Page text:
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How likely a real change in grand strategy?

On Thursday  Thanksgiving Day, tragically  the first American soldier died in Syria since we began putting (presumably non-booted) feet on the ground in October of last year. The odds are that he won't be the last  especially if, as recent news reports suggest might be in the works, the administration enlarges the U.S. ground combat commitment in Syria.

Responding to his death, Secretary of Defense Ashton B. Carter declared, "I am deeply saddened by the news on this Thanksgiving Day that one of our brave service members has been killed in Syria while protecting us from the evil of ISIL."

The "us" in that statement urges reflection, inasmuch as, however evil it may be, ISIL  or ISIS, or IS, or Daesh, take your choice  has to date limited the evil inflicted against the United States proper to three U.S. journalists who unwisely visited IS-infested territory unchaperoned.

In return, to paraphrase President-elect Donald Trump, we've "bombed the s**t out of them" and continue to do so. Since 2014, the U.S. and its coalition partners have conducted more than 16,000 airstrikes on the Islamic State. At very least, one would have to acknowledge that to be a seriously asymmetrical response.

In a recent national security simulation at Ohio State University in which I was privileged to participate, the player representing the president declared his intention to use whatever force was required to destroy ISIS root-and-branch. That promise of course echoed both our current president and his soon-to-be successor.

It also recalled Mr. Obama's predecessor, who 15 years ago similarly promised to "destroy" Al Qaeda. Both organizations, it might be noted, remain alive, if not necessarily well, and neither shows any intention of succumbing any time soon. 

The reality is that neither real nor make-believe presidents have been able to define what "destroying" inchoate extremist groups like al Qaeda and ISIS actually means, or how we would know when we'd destroyed them. Instead, for more than 15 years, we've played what has amounted to a military version of Pac-Man, at the cost of roughly $14 million/ hour, never mind the much more devastating price in lives.

Nor have prolonged occupations of the nations spawning those groups bought us anything that could be mistaken for success. On the contrary, in every such country in which we've committed troops, whether as combatants or advisers, control and safety extend no further than the reach of our own weapons.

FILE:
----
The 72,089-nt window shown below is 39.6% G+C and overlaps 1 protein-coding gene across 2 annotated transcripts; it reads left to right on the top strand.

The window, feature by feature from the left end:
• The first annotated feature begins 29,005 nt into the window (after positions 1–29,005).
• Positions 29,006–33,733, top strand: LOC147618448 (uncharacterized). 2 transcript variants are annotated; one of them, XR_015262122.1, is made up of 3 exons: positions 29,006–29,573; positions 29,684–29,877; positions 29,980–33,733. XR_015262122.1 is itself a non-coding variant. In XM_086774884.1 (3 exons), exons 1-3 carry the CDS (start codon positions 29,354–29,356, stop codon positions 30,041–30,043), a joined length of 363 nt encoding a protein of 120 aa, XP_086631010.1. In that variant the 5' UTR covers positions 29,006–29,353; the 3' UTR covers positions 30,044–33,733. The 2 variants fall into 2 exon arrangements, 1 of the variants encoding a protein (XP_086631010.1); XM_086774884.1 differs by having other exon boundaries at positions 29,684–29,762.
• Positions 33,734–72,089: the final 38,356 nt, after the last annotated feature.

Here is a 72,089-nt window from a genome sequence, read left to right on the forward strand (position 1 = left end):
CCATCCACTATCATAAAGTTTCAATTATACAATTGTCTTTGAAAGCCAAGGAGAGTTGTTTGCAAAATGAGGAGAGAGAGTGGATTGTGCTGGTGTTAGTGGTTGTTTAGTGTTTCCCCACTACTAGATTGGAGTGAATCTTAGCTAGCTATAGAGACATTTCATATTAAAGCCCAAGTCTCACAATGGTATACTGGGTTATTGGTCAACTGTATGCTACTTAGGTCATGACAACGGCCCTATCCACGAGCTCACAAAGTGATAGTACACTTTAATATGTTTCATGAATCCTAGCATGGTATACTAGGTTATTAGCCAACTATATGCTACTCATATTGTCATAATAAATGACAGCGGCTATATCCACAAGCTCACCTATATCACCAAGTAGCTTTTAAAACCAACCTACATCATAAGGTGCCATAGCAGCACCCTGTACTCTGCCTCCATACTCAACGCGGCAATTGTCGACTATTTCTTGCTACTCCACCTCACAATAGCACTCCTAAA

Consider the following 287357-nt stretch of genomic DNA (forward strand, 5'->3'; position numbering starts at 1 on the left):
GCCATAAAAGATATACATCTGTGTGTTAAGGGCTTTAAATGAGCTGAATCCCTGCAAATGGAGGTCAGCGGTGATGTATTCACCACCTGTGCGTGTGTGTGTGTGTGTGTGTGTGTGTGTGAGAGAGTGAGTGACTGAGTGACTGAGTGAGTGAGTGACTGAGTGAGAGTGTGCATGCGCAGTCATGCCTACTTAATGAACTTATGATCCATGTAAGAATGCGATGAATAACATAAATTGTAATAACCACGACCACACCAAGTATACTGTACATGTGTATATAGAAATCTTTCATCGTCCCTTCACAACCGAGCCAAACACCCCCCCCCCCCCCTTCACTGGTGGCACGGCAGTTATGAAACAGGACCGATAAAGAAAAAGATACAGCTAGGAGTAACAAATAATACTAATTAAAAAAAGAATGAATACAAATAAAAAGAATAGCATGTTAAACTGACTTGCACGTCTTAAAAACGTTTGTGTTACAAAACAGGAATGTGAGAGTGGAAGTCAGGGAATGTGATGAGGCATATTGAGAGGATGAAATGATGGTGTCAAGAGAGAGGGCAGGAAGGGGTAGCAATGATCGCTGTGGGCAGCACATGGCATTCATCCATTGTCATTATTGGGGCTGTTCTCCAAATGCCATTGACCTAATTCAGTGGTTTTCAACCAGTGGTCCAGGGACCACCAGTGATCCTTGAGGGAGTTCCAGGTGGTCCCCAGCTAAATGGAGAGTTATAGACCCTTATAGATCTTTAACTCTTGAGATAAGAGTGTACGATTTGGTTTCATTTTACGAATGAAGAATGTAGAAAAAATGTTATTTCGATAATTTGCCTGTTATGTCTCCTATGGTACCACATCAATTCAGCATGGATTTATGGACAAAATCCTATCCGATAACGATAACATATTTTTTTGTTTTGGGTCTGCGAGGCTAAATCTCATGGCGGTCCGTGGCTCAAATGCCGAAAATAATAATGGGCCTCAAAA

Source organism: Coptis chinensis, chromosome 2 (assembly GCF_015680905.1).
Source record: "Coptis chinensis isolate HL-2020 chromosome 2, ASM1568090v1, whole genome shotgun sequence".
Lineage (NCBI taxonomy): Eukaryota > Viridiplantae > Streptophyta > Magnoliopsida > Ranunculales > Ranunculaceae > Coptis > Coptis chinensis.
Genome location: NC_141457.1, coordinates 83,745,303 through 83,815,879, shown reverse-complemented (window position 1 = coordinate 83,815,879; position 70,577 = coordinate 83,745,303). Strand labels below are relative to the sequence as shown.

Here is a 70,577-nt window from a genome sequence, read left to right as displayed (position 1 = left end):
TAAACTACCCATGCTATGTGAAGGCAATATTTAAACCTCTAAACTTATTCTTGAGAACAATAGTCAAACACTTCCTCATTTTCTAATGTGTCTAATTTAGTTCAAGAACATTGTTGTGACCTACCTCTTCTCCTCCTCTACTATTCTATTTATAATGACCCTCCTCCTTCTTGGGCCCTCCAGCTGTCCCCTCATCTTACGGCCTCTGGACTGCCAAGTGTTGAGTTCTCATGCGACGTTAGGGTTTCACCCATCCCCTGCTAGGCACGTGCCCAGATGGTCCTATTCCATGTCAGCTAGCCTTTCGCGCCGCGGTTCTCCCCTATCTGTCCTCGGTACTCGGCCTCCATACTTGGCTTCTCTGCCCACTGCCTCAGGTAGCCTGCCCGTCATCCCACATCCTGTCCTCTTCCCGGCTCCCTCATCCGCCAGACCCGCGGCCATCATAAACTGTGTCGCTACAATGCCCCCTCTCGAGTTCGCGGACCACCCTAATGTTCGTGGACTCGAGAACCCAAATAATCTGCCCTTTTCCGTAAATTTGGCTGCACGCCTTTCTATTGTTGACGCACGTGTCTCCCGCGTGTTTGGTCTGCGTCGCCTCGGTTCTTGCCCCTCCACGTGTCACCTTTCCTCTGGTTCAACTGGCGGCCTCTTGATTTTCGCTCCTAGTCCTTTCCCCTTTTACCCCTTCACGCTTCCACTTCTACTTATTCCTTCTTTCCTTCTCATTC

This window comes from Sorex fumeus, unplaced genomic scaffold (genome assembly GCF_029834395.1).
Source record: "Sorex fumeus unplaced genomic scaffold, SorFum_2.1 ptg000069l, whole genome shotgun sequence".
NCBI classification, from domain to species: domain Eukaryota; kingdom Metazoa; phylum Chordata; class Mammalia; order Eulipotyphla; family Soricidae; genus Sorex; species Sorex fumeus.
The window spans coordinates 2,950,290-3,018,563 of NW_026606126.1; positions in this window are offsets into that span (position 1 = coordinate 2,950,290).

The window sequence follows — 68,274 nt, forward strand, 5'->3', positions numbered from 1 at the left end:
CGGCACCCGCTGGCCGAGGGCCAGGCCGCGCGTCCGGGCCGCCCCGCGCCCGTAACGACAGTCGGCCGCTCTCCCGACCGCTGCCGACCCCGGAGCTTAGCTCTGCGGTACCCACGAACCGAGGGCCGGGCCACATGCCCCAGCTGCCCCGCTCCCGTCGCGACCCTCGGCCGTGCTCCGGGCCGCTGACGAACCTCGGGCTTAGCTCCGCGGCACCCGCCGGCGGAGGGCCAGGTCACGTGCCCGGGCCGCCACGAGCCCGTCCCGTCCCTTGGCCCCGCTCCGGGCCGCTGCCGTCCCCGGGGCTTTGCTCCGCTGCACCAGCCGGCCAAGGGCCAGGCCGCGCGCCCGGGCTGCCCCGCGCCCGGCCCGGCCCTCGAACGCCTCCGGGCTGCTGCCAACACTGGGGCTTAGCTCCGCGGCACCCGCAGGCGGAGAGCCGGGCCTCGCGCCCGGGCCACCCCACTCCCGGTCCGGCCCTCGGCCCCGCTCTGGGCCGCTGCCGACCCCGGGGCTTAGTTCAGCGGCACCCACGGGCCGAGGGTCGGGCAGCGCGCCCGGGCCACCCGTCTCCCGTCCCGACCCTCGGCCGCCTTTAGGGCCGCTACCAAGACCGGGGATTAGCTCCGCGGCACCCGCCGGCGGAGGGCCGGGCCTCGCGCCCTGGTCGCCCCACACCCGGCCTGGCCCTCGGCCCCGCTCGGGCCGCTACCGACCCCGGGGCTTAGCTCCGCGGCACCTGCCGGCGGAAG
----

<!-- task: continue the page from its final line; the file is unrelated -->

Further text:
For anyone with a sense of history, that should be no surprise. To cite just one precursor, in 55 BC, the Roman army  the best in the world  invaded Celtic Britain, and for the next 450 years, imposed Roman order and stability on what until then had been a violent cockpit of warring tribes. 

To achieve that, the Romans applied a military ruthlessness that led one enemy leader, according to the Roman historian Tacitus, to accuse them of "making a desert and calling it peace." Nevertheless, when the legions left in 410 AD, so also did the peace they had imposed. 

Begged by Britons rightly fearful of the violence likely to follow to return troops to the island, Rome's Emperor Honorious refused, famously writing back, "Look to your own defences." 

Would that our own leaders were as sensible. At some point, fruitless military efforts to impose order on people who would much rather kill each other has to stop. They injure the nation's increasingly tattered reputation for strategic prudence, consume resources  including military resources  better used elsewhere, and worst of all, on the evidence of the past 15 years, have accomplished nearly nothing.

Mr. Trump's election offers an opportunity to learn from that unhappy experience and reverse an interventionist foreign policy that has produced both human and financial pain without visible strategic gain. The question now is whether our new president will seize that opportunity, or instead double down on the policy of his predecessors, however differently he may justify it.

Writing in Foreign Policy on-line, Harvard's Stephen F. Walt worries that, while President Trump might pursue "a more sensible grand strategy" than his neo-con and "responsibility-to-protect" predecessors, he might either do so incompetently or "eventually get co-opted by the foreign-policy establishment and repeat the Blob's most familiar mistakes."

As for the first, if competent equates to successful, it's hard to imagine what a less competent strategy would look like than the one we've pursued Lo! these 15 years. 

The second fear probably is the more worrisome. Notes Washington Post contributor Daniel W. Drezner, "Beginning on Jan. 20, we will have a president who is so all over the map that it will be difficult to parse his remarks the way the world has, up to now, combed over what his predecessors have said."

We can only hope that, in foreign policy at least, Mr. Trump's instincts prove more reliable than his rhetoric.

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